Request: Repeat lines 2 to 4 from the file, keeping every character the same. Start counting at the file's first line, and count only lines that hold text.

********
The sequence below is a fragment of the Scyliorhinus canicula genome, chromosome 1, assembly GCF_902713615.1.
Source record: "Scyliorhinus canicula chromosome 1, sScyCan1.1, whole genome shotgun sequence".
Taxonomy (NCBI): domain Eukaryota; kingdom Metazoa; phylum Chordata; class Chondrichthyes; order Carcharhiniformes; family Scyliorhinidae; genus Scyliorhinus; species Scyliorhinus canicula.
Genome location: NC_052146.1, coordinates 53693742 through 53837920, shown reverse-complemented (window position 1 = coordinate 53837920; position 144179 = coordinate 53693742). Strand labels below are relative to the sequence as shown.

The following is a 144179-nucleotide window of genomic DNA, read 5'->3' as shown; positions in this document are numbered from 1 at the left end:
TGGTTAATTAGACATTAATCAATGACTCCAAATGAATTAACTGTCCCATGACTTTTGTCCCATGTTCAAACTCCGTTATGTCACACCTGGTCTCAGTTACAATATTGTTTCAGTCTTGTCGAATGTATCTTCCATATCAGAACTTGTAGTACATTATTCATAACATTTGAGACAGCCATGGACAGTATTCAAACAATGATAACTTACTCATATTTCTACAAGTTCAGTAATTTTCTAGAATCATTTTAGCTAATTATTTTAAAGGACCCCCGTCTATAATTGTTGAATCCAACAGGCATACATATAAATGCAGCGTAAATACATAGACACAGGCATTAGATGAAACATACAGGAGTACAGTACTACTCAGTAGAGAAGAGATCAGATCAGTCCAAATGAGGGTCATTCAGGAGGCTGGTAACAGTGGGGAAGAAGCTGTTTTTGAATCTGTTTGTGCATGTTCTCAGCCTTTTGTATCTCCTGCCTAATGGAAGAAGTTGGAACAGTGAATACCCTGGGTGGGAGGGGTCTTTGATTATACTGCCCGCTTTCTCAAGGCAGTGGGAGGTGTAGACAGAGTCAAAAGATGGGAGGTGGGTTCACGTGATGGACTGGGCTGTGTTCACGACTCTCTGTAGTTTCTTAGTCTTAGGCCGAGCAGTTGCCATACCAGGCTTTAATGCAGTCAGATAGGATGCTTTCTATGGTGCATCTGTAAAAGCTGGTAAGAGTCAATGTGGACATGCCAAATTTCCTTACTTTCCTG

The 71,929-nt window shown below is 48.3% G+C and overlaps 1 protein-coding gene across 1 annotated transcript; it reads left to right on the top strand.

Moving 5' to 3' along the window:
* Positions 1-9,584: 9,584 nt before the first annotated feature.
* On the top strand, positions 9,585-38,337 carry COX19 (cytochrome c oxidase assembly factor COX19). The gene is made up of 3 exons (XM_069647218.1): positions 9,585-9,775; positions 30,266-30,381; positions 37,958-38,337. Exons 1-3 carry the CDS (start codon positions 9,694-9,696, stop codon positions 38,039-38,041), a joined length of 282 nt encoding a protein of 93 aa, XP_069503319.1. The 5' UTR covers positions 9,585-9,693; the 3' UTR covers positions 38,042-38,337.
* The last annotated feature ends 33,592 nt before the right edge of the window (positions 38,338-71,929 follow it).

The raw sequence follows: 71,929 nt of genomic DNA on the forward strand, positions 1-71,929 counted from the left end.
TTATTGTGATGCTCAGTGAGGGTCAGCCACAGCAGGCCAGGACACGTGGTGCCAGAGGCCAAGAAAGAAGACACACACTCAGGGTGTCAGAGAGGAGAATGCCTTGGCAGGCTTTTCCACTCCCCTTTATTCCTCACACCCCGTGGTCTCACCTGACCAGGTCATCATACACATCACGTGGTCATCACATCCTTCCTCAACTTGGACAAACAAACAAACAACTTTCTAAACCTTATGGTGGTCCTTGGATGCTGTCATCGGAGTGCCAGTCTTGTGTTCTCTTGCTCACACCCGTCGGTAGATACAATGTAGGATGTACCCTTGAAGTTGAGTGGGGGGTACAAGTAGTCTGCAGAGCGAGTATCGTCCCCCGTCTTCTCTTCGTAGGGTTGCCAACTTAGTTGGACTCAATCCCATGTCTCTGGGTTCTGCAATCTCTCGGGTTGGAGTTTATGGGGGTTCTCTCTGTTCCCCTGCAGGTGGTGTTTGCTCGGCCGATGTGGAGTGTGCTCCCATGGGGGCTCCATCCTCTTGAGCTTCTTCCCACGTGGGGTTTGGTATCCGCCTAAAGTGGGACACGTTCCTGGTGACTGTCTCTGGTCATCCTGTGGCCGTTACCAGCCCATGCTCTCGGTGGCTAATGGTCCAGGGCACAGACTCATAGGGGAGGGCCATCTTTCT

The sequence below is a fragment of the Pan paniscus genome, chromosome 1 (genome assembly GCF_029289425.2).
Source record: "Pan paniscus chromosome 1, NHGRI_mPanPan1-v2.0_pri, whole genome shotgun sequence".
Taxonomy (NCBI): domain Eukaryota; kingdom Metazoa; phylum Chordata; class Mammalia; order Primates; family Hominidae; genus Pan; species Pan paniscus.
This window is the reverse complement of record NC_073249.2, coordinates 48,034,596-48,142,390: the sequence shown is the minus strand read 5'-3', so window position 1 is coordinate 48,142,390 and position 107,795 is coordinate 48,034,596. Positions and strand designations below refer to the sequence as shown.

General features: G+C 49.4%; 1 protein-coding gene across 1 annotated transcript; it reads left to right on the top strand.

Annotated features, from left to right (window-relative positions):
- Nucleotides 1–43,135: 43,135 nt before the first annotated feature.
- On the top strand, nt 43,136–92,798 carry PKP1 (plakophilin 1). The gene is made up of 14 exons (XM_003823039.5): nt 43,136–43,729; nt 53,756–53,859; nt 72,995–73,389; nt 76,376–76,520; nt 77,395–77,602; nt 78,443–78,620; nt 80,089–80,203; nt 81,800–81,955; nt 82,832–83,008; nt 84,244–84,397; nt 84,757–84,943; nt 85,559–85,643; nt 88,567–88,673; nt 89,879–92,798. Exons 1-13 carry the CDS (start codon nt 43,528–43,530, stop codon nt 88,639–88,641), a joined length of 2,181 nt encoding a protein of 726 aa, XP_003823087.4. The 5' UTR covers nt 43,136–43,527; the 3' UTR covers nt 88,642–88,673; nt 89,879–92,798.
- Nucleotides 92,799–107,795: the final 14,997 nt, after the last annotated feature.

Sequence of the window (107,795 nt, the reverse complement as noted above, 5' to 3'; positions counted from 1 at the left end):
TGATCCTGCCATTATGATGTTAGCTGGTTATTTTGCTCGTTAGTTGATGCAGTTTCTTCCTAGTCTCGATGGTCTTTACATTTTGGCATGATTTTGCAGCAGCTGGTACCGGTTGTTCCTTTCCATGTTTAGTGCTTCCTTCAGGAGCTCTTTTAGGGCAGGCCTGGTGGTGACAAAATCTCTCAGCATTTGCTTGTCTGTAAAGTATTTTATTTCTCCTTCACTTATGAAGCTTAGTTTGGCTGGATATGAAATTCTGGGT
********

Source record: "Scyliorhinus canicula chromosome 1, sScyCan1.1, whole genome shotgun sequence".
Taxonomy (NCBI): domain Eukaryota; kingdom Metazoa; phylum Chordata; class Chondrichthyes; order Carcharhiniformes; family Scyliorhinidae; genus Scyliorhinus; species Scyliorhinus canicula.
Genome location: NC_052146.1, coordinates 53693742 through 53837920, shown reverse-complemented (window position 1 = coordinate 53837920; position 144179 = coordinate 53693742). Strand labels below are relative to the sequence as shown.